The city of Nouakchott, Mauritania, is no stranger to refugees. Around 1,500 people who have fled some of Africa’s bloodiest conflicts now call it home. One of them, Budiaki*, is sitting in a computer room at a bustling Women’s Centre when I arrive, using her own experiences of life on the run to help women just like her.
She was 15 when violent clashes in Kinshasa, in the Democratic Republic of the Congo, first uprooted her family. They had reason to worry—her sister had married into the family of deposed dictator Mobutu Sese Seko, putting them all at risk. “I was at school when [a group of armed men] came,” the 32-year-old recalls. “I rushed back home to my uncle’s place, only to find out that the house had already been taken by the soldiers.”
Terrified, Budiaki hid in the slums of Kinshasa, but soon realized that her best chance of survival was to flee. She would never see her parents, who lived and farmed in the countryside, or her uncle, who she had lived with, ever again.
Her long odyssey then began. It started with a perilous pirogue journey across the mighty, fast-flowing Congo River that runs between Kinshasa and Brazzaville. On the other side, in the Democratic Republic of the Congo, she managed to find work at a nightclub and finally met her husband, Oumar.
Soon, the couple had a daughter. With the help of Oumar’s father, the family left Brazzaville, where war was also brewing, to start a new life in Mali. But, there, the dream quickly turned into a nightmare.
“I rushed back home to my uncle’s place, only to find out that the house had already been taken by the soldiers.”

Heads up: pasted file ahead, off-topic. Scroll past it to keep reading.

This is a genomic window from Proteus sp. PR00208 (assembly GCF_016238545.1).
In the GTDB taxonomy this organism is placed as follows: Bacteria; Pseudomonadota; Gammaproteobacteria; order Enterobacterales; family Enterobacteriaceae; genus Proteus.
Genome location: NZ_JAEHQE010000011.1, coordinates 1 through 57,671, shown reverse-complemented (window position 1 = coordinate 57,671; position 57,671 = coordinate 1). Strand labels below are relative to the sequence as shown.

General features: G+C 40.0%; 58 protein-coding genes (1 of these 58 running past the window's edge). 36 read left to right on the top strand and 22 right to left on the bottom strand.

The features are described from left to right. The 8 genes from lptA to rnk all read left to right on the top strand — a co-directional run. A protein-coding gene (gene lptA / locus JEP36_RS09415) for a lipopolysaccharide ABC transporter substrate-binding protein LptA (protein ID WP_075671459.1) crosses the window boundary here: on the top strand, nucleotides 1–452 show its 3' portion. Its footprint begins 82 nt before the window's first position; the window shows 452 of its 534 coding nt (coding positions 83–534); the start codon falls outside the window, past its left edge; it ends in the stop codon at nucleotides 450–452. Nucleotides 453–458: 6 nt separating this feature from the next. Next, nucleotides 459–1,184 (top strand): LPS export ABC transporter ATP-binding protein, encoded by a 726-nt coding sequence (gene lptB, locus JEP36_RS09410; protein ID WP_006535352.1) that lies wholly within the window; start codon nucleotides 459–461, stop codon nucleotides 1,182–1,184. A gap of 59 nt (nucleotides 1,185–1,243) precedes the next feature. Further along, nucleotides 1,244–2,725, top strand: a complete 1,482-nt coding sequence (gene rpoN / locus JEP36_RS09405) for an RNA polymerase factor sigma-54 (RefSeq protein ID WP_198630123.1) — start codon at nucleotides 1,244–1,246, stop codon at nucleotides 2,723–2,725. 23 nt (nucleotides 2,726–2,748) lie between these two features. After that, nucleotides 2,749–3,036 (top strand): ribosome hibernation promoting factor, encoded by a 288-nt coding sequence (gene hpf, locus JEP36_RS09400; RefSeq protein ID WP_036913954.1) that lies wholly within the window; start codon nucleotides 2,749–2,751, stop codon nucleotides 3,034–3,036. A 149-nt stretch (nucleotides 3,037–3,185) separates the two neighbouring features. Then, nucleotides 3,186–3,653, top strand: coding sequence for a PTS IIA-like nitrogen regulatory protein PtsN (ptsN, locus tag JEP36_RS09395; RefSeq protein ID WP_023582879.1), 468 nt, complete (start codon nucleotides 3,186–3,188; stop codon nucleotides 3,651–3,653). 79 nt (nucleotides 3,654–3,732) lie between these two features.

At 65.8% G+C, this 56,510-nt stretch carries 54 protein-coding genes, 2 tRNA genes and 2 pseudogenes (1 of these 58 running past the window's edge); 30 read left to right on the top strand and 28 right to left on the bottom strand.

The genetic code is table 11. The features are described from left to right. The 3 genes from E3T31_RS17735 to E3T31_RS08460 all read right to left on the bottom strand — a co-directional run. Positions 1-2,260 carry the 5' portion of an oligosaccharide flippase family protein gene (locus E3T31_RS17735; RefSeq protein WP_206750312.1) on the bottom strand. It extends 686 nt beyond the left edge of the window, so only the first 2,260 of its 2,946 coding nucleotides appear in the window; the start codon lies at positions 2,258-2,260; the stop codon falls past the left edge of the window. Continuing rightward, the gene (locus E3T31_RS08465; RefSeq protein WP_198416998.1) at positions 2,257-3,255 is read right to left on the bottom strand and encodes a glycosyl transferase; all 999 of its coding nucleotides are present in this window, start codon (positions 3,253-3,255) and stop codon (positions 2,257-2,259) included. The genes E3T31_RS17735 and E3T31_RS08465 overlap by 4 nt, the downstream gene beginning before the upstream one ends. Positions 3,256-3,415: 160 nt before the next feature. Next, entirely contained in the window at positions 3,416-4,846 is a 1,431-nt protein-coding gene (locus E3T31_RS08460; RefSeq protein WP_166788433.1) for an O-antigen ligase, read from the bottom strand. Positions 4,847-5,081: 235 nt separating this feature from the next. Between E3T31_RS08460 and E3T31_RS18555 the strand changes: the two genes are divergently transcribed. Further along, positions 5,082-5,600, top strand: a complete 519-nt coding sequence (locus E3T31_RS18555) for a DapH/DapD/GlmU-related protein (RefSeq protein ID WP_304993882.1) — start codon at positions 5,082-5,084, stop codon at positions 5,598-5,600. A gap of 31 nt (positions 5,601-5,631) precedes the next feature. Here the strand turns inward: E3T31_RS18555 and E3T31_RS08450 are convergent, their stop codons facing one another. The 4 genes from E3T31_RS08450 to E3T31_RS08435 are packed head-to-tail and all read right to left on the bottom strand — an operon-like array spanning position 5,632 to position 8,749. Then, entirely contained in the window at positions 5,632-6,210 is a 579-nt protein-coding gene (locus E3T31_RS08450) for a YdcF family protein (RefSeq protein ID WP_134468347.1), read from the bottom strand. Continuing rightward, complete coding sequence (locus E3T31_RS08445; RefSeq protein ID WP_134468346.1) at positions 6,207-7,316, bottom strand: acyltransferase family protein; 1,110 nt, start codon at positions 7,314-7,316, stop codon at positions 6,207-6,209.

In Bamako, Budiaki came face to face with a new threat—female genital mutilation. “There was a huge gap between the female members of my husband’s family and I,” she says. “They did not have a chance to go to school. Then I saw how little girls were cut. All of them.”
One day, Oumar’s cousin knocked at her door. “Tomorrow morning, when you will come back from the market place, you will find a mutilated baby,” she remembers him telling her.
Horrified, Budiaki escaped with her baby, travelling on a truck that belonged to a friend of Oumar’s. Once again, she was on the run.
Finally, in Nouakchott, UNHCR helped her to start again. After her arrival, Budiaki undertook training at the Women’s Center, where UNHCR offers refugees the chance to study subjects like IT, cooking, tailoring, and fashion.
“I’ll never forget one student’s smile when I first helped her to open a Skype account”
Today, she is a qualified trainer who teaches information technology and acts a representative for refugee women living in Nouakchott. She runs classes three times a week and is currently helping five other women to trace and communicate with their families abroad by showing them how to open a Skype account and research using the web—skills Budiaki knows the value of all too well.
“I know what it feels like when you don’t know where your relatives are and how important it is to communicate with them,” she explains. “That’s why I chose to be an information technology trainer and help more people find their families. I’ll never forget one student’s smile when I first helped her to open a Skype account and talk to her family for the first time after they were dispersed.”
Sadly, Budiaki is still searching for her own family, with no word from her parents, sister or uncle nearly 17 years after she fled. “I don’t know if I will ever see my brothers again, but at least thanks to internet technology we can keep in touch,” she says. “Now I have my own family here in Mauritania. I was not born a refugee, but my kids were. All I achieve is for them. I am now planning to continue training and to apply my IT skills to human resources management.”
*Name have been changed for protection purposes
Story By: Helena Pes